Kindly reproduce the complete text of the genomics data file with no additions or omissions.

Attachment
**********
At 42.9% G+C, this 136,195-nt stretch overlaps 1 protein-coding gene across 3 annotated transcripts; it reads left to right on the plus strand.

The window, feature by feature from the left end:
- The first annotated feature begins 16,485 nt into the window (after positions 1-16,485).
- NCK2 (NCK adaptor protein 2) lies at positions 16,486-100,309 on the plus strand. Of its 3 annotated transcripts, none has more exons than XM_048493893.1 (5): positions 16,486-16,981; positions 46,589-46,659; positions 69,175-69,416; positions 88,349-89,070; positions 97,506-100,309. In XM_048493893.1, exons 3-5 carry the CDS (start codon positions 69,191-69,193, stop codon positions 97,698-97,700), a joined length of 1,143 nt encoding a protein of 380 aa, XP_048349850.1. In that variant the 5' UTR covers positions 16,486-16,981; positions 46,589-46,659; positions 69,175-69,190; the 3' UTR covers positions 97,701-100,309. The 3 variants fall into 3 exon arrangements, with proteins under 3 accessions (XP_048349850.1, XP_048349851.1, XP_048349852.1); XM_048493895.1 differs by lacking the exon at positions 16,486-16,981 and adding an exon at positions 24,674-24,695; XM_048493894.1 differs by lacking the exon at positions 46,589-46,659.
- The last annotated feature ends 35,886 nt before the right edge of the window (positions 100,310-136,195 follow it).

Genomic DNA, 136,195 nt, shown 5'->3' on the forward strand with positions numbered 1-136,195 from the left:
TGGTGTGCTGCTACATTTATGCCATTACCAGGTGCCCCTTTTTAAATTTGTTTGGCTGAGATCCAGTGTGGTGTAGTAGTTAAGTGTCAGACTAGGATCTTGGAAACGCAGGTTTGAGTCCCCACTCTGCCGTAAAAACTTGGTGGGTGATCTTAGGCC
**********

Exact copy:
At 42.9% G+C, this 136,195-nt stretch overlaps 1 protein-coding gene across 3 annotated transcripts; it reads left to right on the plus strand.

The window, feature by feature from the left end:
- The first annotated feature begins 16,485 nt into the window (after positions 1-16,485).
- NCK2 (NCK adaptor protein 2) lies at positions 16,486-100,309 on the plus strand. Of its 3 annotated transcripts, none has more exons than XM_048493893.1 (5): positions 16,486-16,981; positions 46,589-46,659; positions 69,175-69,416; positions 88,349-89,070; positions 97,506-100,309. In XM_048493893.1, exons 3-5 carry the CDS (start codon positions 69,191-69,193, stop codon positions 97,698-97,700), a joined length of 1,143 nt encoding a protein of 380 aa, XP_048349850.1. In that variant the 5' UTR covers positions 16,486-16,981; positions 46,589-46,659; positions 69,175-69,190; the 3' UTR covers positions 97,701-100,309. The 3 variants fall into 3 exon arrangements, with proteins under 3 accessions (XP_048349850.1, XP_048349851.1, XP_048349852.1); XM_048493895.1 differs by lacking the exon at positions 16,486-16,981 and adding an exon at positions 24,674-24,695; XM_048493894.1 differs by lacking the exon at positions 46,589-46,659.
- The last annotated feature ends 35,886 nt before the right edge of the window (positions 100,310-136,195 follow it).

Genomic DNA, 136,195 nt, shown 5'->3' on the forward strand with positions numbered 1-136,195 from the left:
TGGTGTGCTGCTACATTTATGCCATTACCAGGTGCCCCTTTTTAAATTTGTTTGGCTGAGATCCAGTGTGGTGTAGTAGTTAAGTGTCAGACTAGGATCTTGGAAACGCAGGTTTGAGTCCCCACTCTGCCGTAAAAACTTGGTGGGTGATCTTAGGCC